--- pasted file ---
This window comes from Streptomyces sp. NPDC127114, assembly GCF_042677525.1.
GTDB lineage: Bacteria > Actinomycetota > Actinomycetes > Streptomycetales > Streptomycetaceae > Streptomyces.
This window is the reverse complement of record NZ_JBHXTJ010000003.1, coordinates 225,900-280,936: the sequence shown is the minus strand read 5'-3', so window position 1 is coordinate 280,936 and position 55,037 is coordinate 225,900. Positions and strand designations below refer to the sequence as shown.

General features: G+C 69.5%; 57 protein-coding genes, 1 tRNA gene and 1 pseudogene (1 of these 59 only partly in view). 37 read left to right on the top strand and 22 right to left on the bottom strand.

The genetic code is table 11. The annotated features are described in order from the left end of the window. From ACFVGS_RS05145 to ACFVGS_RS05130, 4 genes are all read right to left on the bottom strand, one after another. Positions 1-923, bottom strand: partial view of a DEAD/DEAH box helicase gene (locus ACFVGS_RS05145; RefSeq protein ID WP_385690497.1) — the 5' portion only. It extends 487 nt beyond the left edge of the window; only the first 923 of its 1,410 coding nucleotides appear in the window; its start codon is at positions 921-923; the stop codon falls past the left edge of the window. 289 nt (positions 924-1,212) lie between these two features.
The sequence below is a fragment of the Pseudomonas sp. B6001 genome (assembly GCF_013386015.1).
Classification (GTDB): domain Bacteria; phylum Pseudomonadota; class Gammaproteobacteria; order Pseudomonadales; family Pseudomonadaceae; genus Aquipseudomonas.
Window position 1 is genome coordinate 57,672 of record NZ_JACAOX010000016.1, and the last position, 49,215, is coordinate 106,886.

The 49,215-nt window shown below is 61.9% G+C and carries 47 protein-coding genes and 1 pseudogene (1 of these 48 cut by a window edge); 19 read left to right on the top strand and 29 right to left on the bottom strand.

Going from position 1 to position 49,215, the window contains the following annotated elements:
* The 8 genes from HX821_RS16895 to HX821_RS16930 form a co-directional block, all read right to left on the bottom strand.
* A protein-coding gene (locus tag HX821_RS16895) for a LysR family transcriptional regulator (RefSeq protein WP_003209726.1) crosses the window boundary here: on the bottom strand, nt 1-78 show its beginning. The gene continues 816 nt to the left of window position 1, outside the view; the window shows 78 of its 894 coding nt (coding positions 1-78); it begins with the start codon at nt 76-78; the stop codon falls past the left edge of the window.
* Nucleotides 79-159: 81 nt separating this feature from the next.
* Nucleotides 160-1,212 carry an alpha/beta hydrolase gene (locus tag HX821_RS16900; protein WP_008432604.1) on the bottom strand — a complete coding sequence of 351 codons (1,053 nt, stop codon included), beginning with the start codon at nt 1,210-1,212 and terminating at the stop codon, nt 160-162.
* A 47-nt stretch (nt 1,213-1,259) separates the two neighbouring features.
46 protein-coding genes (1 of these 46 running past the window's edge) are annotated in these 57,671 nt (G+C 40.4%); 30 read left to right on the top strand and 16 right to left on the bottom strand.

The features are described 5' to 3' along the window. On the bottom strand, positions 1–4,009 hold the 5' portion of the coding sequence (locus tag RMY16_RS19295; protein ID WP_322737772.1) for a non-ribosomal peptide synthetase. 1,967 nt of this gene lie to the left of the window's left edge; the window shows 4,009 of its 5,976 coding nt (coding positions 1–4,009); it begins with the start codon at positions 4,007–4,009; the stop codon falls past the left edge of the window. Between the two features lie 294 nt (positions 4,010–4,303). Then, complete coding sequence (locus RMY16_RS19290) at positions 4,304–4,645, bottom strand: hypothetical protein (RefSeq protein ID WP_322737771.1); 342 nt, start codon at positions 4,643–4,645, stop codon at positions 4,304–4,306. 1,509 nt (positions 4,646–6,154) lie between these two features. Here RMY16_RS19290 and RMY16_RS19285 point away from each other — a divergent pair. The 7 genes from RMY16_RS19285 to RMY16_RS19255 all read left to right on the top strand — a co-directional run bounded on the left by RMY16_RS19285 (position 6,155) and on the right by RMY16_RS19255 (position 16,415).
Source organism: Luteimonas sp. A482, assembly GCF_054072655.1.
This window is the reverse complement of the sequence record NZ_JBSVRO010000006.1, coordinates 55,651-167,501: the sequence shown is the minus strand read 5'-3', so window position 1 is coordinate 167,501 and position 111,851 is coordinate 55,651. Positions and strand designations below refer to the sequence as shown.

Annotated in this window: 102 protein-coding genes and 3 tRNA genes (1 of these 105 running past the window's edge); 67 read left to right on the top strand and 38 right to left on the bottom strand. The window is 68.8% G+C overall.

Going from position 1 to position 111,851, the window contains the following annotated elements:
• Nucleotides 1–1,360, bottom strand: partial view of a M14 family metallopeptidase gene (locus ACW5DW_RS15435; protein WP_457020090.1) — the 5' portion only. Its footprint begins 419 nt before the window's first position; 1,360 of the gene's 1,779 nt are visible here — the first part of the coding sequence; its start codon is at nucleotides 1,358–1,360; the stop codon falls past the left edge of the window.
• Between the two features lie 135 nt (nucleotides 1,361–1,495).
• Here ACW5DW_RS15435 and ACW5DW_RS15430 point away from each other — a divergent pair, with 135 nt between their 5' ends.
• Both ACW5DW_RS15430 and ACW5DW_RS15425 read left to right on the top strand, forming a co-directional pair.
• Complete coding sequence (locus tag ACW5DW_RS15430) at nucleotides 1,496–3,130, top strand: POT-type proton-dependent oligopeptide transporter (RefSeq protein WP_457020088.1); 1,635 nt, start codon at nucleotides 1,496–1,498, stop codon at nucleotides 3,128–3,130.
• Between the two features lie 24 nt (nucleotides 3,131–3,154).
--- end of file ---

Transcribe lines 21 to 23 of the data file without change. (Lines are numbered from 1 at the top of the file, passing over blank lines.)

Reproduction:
Going from position 1 to position 111,851, the window contains the following annotated elements:
• Nucleotides 1–1,360, bottom strand: partial view of a M14 family metallopeptidase gene (locus ACW5DW_RS15435; protein WP_457020090.1) — the 5' portion only. Its footprint begins 419 nt before the window's first position; 1,360 of the gene's 1,779 nt are visible here — the first part of the coding sequence; its start codon is at nucleotides 1,358–1,360; the stop codon falls past the left edge of the window.
• Between the two features lie 135 nt (nucleotides 1,361–1,495).